(g) Although, as appears from the Award on Liability, a substantial body of subsidiary issues remained for consideration, the dispute about whether the Respondent was liable to "compensate" the Claimant for an "expropriation" of an investment, within the meaning of Article 3, and if so what the amount of the compensation should be was essentially a question of principle. This was the subject of the second stage of the arbitration, at which further evidence and submissions were advanced, leading to an oral hearing during February 2008.

(h) In the course of this hearing the Respondent introduced a new issue, namely whether the proceedings should be completely halted, on the ground that an executive of the Claimant was said to have engaged in conduct, related to the matters in issue In the arbitration, which was contrary to international public policy.

(i) Ultimately, in Its Award on Liability the Tribunal rejected the application to halt the arbitration on the grounds of public policy and rejected several other submissions by the Respondent but It concluded that there had been no expropriation and therefore rejected the claim in its entirety (see paragraphs 71-89 of the Award on Liability).

Costs sought by Parties

It is against this background that the Tribunal now turns to the question of costs. The Parties were unable to reach an agreement. between themselves regarding the question of costs and each, therefore, made submissions to the Tribunal.
The Claimant contends that the most appropriate order in this case would be for each Party to bear Its own costs. The Claimant argued that "neither party can truly be said to have succeeded on the case each presented to the Arbitral Tribunal" and that It had prevailed on a number of issues in the Award on Liability, The Claimant did not provide the Tribunal with a statement of the legal fees and other expenses which it had incurred In connection with this arbitration.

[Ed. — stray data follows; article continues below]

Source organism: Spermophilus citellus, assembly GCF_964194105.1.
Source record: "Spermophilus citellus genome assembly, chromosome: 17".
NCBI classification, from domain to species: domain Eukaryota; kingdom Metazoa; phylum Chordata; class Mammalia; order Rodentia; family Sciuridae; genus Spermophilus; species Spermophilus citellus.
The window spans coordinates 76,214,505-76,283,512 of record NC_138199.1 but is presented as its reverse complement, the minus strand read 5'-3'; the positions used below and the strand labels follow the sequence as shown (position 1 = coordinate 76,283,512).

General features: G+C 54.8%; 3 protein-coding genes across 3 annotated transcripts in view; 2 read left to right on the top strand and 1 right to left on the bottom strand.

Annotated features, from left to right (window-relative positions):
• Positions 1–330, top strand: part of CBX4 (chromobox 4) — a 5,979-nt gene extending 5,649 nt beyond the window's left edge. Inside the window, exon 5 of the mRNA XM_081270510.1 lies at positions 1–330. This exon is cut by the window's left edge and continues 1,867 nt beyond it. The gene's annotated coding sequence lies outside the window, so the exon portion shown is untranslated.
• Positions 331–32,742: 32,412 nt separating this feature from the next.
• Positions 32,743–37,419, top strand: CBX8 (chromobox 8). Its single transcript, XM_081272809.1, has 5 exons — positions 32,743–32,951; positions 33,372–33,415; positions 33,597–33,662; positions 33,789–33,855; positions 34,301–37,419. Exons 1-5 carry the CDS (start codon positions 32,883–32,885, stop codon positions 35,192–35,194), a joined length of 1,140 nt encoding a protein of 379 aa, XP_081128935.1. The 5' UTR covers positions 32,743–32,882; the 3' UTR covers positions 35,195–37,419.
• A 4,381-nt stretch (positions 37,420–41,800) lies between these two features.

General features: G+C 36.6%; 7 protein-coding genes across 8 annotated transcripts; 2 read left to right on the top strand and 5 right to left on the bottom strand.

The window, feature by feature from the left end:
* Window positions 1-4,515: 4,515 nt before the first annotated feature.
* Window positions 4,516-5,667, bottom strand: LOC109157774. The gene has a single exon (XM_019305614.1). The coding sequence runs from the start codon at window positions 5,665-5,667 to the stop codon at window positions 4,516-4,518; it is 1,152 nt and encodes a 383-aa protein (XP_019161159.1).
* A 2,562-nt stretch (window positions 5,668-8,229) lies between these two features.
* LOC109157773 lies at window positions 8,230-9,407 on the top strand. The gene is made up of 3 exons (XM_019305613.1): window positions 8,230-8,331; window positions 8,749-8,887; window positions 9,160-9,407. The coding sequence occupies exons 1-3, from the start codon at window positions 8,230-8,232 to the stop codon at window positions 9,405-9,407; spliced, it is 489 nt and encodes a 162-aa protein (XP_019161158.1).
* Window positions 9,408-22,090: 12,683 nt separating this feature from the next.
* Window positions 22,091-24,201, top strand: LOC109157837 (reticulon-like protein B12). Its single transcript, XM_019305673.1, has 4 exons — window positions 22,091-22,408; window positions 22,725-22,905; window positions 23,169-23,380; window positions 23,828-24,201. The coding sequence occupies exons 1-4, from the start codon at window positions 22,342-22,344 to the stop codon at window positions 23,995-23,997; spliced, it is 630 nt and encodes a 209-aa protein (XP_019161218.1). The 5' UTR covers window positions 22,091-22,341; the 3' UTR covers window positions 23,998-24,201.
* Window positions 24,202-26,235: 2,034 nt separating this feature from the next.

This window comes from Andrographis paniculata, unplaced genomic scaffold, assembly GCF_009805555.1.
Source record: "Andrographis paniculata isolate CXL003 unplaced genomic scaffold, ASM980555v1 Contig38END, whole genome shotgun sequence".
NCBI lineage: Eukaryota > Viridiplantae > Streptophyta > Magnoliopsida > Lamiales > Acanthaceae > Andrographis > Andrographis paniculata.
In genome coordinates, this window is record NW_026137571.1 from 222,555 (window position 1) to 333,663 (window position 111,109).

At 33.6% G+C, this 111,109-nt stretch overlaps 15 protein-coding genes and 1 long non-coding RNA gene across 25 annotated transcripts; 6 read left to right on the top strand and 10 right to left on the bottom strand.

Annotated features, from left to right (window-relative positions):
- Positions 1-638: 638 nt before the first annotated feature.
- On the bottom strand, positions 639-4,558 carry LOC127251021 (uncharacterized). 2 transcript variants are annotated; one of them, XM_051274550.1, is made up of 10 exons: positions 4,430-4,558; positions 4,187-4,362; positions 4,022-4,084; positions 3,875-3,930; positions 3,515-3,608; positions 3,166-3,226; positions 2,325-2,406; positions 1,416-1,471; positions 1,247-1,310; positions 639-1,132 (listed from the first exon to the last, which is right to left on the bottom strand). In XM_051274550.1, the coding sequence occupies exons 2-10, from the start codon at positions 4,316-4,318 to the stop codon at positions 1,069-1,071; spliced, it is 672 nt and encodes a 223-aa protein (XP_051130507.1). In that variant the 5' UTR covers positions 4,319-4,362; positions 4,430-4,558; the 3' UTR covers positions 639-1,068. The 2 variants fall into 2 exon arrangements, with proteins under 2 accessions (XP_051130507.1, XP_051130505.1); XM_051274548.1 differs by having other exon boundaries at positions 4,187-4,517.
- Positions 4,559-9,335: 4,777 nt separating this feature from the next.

The Respondent contends that it should recover ail its costs on the ground that the Tribunal found that it had no jurisdiction in respect of the Article 2 claim and dismissed the Article 3 claim. The Respondent stated its costs and expenses to be £1,410,400.
Both parties have contributed equally to the Tribunal's costs, having deposited £250,000 (£125,000 each) In an escrow account administered by LCIA ("the LCIA account"), as requested by Tribunal.1

The Tribunal's Authority to Determine Costs

The Tribunal's authority to determine these costs issues is governed by Articles 38 and 40 of the UNCITRAL Arbitration Rules, The power and duty to make an award of costs Is created by Article 38 of the Rules, which distinguishes between the costs of legal representation and assistance of the successful party (Article 38(e)) on the one hand, and the fees and expenses of the arbitrators, and of certain witnesses (Articles 38(a)-(d)) on the other. We shall refer to these two categories as "representation costs" and "tribunal fees", respectively.
The UNCITRAL Rules prescribe rather different regimes for the two categories of costs. For "representation costs" they stipulate that -

"...the arbitral tribunal, taking into account the circumstances of the case, shall be free to determine which party shall bear such costs or may apportion such costs between the parties if It determines that apportionment is reasonable." (Article 40, paragraph 2)